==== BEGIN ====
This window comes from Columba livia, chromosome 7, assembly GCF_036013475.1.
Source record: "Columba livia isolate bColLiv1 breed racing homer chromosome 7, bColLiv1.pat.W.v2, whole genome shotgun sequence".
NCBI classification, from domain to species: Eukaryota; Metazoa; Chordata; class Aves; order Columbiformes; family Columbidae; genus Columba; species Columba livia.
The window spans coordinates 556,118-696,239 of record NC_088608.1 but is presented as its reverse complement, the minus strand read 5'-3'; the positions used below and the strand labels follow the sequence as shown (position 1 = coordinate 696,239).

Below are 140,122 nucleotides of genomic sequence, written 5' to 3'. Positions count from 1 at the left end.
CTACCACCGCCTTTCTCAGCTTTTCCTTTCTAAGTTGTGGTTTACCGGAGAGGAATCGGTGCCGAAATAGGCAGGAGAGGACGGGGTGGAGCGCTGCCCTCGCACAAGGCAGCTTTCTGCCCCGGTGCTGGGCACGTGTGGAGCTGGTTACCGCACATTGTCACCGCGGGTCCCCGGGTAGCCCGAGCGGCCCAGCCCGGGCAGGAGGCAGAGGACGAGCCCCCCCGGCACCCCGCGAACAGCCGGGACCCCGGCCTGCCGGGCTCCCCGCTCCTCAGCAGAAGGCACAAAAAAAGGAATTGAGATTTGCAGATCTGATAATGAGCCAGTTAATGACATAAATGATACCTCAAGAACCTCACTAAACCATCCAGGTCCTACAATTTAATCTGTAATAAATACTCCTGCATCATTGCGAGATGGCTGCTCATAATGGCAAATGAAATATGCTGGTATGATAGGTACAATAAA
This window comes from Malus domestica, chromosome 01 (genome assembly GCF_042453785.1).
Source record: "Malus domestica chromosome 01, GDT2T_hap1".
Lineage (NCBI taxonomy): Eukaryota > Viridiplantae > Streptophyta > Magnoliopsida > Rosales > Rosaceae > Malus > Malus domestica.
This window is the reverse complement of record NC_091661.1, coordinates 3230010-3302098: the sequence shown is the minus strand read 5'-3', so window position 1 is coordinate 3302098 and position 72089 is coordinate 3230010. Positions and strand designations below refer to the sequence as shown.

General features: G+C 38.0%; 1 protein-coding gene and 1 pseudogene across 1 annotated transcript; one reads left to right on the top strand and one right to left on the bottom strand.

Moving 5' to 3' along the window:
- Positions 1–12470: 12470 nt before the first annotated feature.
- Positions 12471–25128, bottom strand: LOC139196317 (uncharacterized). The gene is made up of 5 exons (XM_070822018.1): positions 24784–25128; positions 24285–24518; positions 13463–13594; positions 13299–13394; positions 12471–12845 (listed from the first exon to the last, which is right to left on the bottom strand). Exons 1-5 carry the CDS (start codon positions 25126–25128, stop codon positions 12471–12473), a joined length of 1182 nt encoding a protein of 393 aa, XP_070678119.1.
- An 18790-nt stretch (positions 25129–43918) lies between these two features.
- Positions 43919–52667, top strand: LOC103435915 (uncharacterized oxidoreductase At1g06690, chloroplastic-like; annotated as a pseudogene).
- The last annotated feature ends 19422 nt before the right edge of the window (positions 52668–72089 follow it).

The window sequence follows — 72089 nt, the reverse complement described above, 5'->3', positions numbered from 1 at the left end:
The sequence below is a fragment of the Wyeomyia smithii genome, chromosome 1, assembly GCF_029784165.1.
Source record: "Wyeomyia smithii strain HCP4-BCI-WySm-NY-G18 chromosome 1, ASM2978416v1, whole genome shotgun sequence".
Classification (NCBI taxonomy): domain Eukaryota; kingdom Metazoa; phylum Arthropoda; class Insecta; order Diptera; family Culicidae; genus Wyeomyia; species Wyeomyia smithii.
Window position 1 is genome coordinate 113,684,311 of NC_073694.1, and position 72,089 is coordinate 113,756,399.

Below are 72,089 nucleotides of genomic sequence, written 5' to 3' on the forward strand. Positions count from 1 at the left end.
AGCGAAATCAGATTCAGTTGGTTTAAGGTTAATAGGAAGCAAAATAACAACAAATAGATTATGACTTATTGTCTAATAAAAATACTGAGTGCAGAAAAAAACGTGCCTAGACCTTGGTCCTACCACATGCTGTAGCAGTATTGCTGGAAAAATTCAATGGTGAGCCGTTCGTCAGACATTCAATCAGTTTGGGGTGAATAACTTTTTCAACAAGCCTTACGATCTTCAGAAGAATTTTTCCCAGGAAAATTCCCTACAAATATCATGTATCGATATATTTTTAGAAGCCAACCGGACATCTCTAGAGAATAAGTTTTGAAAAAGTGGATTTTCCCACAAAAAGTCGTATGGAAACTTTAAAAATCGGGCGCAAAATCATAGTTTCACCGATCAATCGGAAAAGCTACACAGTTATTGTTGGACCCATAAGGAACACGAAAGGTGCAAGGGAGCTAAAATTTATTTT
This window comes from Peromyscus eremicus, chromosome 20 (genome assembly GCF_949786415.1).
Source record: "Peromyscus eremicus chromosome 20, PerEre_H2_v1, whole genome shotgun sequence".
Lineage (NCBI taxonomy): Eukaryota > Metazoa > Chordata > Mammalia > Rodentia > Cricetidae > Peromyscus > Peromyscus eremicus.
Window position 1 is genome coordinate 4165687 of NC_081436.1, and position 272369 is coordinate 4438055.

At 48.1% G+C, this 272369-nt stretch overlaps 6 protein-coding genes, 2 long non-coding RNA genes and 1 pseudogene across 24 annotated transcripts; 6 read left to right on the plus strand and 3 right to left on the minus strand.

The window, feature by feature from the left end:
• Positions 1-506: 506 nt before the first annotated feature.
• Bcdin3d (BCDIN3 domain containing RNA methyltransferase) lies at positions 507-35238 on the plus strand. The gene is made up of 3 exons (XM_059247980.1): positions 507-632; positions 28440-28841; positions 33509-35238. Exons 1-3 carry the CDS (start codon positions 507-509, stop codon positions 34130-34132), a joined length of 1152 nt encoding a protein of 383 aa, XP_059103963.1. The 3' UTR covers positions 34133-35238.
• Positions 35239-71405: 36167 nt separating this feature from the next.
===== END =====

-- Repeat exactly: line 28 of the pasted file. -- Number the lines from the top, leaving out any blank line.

Window position 1 is genome coordinate 4165687 of NC_081436.1, and position 272369 is coordinate 4438055.